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False accounting fraud

False accounting fraud happens when company assets are overstated or liabilities are understated in order to make a business appear financially stronger than it really is.

False accounting fraud involves an employee or an organisation altering, destroying or defacing any account; or presenting accounts from an individual or an organisation so they don’t reflect their true value or the financial activities of that company.

False accounting can take place for a number of reasons:

  • to obtain additional financing from a bank
  • to report unrealistic profits
  • to inflate the share price
  • to hide losses
  • to attract customers by appearing to be more successful than you are
  • to achieve a performance-related bonus
  • to cover up theft.

Whatever the reasons for false accounting, they are all motivated by the need to falsify records, alter figures, or possibly keep two sets of financial accounts.

Are you a victim of false accounting fraud?

It can be hard to discover acts of falsifying accounts, particularly if you are managing an organisation. Some examples of false accounting fraud include: 

  • an employee making inflated expenses claims
  • a customer or an employee falsifying accounts in order to steal money
  • an employee using false accounting to cover up losses built up through trading or fraudulent activity. Unless you are alerted to the problem, you won’t know about any losses, or the criminal activity that’s causing them
  • at the extreme end of the scale, the fraud may mean that a company has incurred serious financial losses and/or is trading while insolvent.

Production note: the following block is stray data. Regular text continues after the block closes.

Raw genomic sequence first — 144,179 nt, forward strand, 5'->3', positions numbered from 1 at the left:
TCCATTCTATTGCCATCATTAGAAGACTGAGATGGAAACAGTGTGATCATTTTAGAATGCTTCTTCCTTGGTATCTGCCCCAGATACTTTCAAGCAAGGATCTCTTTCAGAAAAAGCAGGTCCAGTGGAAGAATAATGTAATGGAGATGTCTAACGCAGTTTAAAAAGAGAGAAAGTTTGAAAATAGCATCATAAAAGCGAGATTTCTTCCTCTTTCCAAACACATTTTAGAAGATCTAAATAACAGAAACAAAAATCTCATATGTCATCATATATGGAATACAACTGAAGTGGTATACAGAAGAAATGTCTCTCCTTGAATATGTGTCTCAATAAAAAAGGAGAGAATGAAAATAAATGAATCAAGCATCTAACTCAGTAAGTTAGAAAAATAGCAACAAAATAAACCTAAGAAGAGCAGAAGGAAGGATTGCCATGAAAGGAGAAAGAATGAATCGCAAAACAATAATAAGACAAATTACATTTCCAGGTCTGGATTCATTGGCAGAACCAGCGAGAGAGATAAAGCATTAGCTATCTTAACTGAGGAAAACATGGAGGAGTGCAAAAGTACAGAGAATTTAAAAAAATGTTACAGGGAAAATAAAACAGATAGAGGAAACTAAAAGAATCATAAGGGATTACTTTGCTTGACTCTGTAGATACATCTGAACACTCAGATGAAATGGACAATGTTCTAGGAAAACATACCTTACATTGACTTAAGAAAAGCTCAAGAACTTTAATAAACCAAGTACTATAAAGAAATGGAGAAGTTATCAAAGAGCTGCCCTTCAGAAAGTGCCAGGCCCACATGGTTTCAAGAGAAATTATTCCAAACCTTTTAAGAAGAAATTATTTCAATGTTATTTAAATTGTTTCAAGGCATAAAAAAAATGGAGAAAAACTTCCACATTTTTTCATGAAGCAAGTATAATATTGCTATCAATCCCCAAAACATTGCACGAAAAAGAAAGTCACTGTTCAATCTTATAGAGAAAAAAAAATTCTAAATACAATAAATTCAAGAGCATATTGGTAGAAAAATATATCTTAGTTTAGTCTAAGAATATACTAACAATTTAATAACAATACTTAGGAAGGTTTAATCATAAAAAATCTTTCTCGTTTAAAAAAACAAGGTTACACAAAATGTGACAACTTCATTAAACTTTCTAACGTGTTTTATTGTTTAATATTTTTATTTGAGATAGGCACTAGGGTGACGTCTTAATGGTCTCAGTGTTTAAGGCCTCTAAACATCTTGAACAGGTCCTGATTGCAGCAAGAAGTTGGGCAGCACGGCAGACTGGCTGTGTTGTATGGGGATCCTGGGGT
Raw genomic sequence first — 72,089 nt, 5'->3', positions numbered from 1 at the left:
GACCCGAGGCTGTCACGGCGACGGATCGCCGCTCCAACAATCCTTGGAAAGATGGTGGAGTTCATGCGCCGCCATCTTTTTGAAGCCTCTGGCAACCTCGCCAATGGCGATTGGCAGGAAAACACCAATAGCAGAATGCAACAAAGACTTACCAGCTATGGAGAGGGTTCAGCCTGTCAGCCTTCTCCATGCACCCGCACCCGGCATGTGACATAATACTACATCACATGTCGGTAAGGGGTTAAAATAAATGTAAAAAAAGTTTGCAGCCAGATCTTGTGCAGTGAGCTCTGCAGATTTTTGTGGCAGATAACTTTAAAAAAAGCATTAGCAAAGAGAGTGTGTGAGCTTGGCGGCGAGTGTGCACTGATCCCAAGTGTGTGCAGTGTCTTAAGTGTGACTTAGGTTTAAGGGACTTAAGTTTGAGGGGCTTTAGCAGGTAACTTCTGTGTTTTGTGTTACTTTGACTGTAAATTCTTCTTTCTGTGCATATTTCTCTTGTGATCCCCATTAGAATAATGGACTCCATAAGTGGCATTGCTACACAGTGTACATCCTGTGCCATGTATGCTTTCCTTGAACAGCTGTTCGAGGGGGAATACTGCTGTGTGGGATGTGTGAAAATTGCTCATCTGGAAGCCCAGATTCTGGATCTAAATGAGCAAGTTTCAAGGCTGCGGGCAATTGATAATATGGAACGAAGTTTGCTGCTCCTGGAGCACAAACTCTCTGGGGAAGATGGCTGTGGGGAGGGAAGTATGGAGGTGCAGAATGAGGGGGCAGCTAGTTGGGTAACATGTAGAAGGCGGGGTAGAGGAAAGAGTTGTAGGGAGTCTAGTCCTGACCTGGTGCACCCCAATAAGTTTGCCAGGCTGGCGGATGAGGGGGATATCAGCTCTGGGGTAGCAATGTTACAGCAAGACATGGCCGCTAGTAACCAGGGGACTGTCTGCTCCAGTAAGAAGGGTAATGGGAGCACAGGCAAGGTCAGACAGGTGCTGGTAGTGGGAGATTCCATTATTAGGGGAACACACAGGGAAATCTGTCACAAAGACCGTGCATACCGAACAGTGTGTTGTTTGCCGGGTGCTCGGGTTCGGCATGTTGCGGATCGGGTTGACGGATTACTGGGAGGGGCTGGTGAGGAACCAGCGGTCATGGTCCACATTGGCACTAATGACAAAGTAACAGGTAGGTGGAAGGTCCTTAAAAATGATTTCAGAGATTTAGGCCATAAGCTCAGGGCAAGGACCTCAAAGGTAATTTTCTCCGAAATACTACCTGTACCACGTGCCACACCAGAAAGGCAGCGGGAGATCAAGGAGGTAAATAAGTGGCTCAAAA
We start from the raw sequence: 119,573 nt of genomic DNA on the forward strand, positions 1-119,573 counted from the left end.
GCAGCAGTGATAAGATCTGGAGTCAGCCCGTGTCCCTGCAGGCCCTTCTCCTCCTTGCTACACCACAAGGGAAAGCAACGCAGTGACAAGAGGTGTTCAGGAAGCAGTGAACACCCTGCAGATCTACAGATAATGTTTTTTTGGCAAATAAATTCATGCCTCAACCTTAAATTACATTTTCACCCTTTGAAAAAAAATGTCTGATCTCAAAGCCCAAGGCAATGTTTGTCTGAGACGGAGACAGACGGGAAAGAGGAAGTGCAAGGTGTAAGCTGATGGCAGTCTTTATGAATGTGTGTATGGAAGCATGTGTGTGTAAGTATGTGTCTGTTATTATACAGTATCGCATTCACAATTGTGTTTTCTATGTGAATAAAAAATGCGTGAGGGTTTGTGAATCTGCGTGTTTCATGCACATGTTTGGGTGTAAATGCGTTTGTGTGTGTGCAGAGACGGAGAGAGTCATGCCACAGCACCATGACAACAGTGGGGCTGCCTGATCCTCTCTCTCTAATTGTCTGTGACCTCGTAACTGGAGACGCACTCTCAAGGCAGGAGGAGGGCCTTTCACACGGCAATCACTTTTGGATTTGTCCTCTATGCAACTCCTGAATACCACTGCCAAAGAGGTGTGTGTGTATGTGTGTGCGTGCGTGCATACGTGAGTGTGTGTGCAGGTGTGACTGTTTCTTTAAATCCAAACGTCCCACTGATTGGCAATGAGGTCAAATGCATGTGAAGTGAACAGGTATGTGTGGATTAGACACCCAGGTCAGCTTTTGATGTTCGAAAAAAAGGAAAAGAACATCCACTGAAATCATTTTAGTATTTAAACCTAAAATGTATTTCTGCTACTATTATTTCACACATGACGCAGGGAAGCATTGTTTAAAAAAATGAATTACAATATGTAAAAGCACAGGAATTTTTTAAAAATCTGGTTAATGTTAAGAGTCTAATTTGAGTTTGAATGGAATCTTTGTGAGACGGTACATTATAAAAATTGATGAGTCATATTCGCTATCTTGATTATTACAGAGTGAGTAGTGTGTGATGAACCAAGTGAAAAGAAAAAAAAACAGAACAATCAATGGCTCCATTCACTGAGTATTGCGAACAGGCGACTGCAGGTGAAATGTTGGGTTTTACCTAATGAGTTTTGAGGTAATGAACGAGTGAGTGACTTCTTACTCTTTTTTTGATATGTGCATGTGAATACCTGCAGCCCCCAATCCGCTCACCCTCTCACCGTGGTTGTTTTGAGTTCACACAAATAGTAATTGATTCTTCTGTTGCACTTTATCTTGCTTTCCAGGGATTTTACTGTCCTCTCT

What should you do if you’ve been a victim of false accounting fraud?

  • False accounting is a criminal offence. Regardless of how much money is involved, you should report the fraud to Action Fraud
  • Your organisation might also consider taking action to recover any losses from employees who committed the fraud.
  • You need to find out the nature and extent of any losses. This can either be done by your in-house accountants or by external consultants, but don’t wait until they have finished their work before you report the fraud.

Protect yourself against false accounting fraud

Your organisation can take the following steps to help protect itself from false accounting:

  • vet employees’ CVs and references thoroughly
  • put a whistleblowing policy in place
  • control access to buildings and systems using unique identification and passwords
  • restrict and closely monitor access to sensitive information
  • impose clear segregation of duties
  • consider job rotation
  • use tiered authority and signature levels for payments
  • reconcile  bank statements and other accounts on a regular basis
  • audit processes and procedures from time to time
  • promote a culture of fraud awareness among staff
  • adopt, and rigorously implement, a zero tolerance policy towards employee fraud
  • have a clear response plan in place in case fraud is discovered.

If fraud has been committed, report it to Action Fraud.